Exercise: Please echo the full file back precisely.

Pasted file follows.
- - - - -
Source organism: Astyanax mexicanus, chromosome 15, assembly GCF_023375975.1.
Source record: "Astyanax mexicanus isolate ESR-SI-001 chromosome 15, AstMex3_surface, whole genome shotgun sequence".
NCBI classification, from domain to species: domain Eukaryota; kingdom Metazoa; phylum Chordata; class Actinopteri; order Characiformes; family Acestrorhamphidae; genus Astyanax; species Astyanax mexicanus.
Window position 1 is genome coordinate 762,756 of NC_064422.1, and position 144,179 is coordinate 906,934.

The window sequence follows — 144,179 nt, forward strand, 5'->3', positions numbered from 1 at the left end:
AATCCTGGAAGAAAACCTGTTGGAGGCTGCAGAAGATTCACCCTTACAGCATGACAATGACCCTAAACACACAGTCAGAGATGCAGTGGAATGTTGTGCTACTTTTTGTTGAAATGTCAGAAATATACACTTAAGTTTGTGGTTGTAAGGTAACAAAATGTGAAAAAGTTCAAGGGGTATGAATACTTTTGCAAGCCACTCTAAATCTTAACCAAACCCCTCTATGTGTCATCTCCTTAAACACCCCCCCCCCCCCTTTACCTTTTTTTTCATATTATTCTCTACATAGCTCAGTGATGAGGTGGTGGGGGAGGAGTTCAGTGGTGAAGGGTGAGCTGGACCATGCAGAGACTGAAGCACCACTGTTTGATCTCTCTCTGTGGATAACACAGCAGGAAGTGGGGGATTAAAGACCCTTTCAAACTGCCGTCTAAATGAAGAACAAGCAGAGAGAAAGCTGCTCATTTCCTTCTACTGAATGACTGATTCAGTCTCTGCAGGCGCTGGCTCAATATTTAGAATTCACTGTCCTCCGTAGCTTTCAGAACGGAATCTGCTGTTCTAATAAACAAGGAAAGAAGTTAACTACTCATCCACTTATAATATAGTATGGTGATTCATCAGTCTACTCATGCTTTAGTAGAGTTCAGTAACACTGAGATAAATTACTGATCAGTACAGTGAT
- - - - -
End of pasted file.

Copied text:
Source organism: Astyanax mexicanus, chromosome 15, assembly GCF_023375975.1.
Source record: "Astyanax mexicanus isolate ESR-SI-001 chromosome 15, AstMex3_surface, whole genome shotgun sequence".
NCBI classification, from domain to species: domain Eukaryota; kingdom Metazoa; phylum Chordata; class Actinopteri; order Characiformes; family Acestrorhamphidae; genus Astyanax; species Astyanax mexicanus.
Window position 1 is genome coordinate 762,756 of NC_064422.1, and position 144,179 is coordinate 906,934.

The window sequence follows — 144,179 nt, forward strand, 5'->3', positions numbered from 1 at the left end:
AATCCTGGAAGAAAACCTGTTGGAGGCTGCAGAAGATTCACCCTTACAGCATGACAATGACCCTAAACACACAGTCAGAGATGCAGTGGAATGTTGTGCTACTTTTTGTTGAAATGTCAGAAATATACACTTAAGTTTGTGGTTGTAAGGTAACAAAATGTGAAAAAGTTCAAGGGGTATGAATACTTTTGCAAGCCACTCTAAATCTTAACCAAACCCCTCTATGTGTCATCTCCTTAAACACCCCCCCCCCCCCTTTACCTTTTTTTTCATATTATTCTCTACATAGCTCAGTGATGAGGTGGTGGGGGAGGAGTTCAGTGGTGAAGGGTGAGCTGGACCATGCAGAGACTGAAGCACCACTGTTTGATCTCTCTCTGTGGATAACACAGCAGGAAGTGGGGGATTAAAGACCCTTTCAAACTGCCGTCTAAATGAAGAACAAGCAGAGAGAAAGCTGCTCATTTCCTTCTACTGAATGACTGATTCAGTCTCTGCAGGCGCTGGCTCAATATTTAGAATTCACTGTCCTCCGTAGCTTTCAGAACGGAATCTGCTGTTCTAATAAACAAGGAAAGAAGTTAACTACTCATCCACTTATAATATAGTATGGTGATTCATCAGTCTACTCATGCTTTAGTAGAGTTCAGTAACACTGAGATAAATTACTGATCAGTACAGTGAT